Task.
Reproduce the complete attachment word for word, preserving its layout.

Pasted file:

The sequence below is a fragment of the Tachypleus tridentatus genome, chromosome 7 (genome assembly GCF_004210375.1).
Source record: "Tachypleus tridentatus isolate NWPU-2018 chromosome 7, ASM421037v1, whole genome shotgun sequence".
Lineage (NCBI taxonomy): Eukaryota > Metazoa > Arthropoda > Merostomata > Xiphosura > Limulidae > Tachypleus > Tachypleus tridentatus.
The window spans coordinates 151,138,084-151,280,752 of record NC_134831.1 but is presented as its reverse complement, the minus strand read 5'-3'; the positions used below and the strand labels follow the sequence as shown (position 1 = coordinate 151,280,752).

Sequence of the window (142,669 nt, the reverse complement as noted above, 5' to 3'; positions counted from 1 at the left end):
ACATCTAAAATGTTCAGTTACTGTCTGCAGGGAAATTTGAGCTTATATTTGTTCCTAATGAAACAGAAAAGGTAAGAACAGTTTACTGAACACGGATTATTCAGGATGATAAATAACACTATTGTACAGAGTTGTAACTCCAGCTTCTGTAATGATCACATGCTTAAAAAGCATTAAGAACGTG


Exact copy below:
The sequence below is a fragment of the Tachypleus tridentatus genome, chromosome 7 (genome assembly GCF_004210375.1).
Source record: "Tachypleus tridentatus isolate NWPU-2018 chromosome 7, ASM421037v1, whole genome shotgun sequence".
Lineage (NCBI taxonomy): Eukaryota > Metazoa > Arthropoda > Merostomata > Xiphosura > Limulidae > Tachypleus > Tachypleus tridentatus.
The window spans coordinates 151,138,084-151,280,752 of record NC_134831.1 but is presented as its reverse complement, the minus strand read 5'-3'; the positions used below and the strand labels follow the sequence as shown (position 1 = coordinate 151,280,752).

Sequence of the window (142,669 nt, the reverse complement as noted above, 5' to 3'; positions counted from 1 at the left end):
ACATCTAAAATGTTCAGTTACTGTCTGCAGGGAAATTTGAGCTTATATTTGTTCCTAATGAAACAGAAAAGGTAAGAACAGTTTACTGAACACGGATTATTCAGGATGATAAATAACACTATTGTACAGAGTTGTAACTCCAGCTTCTGTAATGATCACATGCTTAAAAAGCATTAAGAACGTG